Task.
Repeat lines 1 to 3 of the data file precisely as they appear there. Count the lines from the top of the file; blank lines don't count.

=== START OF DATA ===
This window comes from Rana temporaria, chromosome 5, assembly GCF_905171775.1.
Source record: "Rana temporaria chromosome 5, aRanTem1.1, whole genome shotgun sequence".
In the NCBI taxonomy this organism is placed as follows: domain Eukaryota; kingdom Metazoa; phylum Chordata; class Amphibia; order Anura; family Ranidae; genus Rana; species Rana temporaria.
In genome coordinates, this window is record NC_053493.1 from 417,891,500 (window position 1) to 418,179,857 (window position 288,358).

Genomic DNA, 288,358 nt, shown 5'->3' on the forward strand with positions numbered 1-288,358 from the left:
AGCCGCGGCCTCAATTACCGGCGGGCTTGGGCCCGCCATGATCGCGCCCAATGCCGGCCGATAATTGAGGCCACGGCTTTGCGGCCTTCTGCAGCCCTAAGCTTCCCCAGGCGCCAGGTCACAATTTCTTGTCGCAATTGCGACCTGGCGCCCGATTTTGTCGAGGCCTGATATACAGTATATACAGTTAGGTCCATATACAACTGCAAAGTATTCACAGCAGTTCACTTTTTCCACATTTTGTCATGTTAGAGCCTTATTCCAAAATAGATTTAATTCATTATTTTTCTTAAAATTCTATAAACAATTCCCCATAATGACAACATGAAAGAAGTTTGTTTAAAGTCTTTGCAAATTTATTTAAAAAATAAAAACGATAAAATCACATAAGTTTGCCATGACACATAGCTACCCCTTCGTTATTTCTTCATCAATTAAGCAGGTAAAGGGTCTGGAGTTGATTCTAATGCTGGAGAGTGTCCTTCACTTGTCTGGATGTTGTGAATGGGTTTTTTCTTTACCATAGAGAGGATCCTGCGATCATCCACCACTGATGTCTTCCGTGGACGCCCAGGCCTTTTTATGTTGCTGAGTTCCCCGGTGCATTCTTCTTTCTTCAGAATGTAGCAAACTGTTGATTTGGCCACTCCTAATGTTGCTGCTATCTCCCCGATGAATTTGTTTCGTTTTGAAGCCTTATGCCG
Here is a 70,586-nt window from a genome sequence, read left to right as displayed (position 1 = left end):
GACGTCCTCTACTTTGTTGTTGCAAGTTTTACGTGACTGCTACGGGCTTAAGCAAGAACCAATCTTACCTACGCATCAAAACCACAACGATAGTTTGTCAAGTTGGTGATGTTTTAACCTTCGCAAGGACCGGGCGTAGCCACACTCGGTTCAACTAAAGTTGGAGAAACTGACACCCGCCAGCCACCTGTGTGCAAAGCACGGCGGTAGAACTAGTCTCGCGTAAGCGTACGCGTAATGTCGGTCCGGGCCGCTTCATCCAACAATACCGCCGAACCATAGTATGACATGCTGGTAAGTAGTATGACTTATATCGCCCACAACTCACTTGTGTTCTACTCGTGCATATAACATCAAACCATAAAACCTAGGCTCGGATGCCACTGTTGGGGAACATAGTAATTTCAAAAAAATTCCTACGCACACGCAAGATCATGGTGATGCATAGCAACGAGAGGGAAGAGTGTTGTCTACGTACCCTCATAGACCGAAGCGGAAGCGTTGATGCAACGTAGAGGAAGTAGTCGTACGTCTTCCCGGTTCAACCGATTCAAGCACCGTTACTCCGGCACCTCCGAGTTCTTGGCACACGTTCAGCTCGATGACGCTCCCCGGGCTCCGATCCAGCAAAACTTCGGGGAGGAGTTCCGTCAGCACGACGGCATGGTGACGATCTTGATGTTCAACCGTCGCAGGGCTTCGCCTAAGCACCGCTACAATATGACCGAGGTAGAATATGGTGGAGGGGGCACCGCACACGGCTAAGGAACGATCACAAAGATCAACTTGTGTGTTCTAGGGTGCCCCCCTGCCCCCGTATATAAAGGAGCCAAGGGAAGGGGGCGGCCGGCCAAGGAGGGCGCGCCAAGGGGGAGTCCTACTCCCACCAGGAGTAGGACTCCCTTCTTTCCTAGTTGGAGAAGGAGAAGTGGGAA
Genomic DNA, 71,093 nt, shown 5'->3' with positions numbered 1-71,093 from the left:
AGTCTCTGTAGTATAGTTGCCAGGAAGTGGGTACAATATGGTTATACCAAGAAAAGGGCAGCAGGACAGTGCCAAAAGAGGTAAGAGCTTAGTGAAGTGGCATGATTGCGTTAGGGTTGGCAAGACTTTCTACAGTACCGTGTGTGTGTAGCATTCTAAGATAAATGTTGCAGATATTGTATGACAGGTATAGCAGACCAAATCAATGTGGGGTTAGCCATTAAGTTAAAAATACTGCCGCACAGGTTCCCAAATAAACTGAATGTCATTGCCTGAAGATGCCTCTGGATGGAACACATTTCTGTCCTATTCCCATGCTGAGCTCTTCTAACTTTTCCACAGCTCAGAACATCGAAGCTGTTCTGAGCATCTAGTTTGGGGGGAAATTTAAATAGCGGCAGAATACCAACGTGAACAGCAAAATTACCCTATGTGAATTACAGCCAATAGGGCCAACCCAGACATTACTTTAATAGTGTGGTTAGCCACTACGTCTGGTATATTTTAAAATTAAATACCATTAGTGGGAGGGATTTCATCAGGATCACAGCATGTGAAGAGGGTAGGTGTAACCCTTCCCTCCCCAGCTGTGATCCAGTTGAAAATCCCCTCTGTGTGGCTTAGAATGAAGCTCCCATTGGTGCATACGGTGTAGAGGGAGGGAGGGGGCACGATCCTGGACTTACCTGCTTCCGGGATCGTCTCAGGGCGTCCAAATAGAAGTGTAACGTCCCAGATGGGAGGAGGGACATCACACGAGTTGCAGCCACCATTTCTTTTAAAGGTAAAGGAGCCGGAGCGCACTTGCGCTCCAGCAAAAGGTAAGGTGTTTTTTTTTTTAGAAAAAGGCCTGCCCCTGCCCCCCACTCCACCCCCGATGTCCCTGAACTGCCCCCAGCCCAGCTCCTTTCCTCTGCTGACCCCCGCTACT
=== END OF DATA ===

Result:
This window comes from Rana temporaria, chromosome 5, assembly GCF_905171775.1.
Source record: "Rana temporaria chromosome 5, aRanTem1.1, whole genome shotgun sequence".
In the NCBI taxonomy this organism is placed as follows: domain Eukaryota; kingdom Metazoa; phylum Chordata; class Amphibia; order Anura; family Ranidae; genus Rana; species Rana temporaria.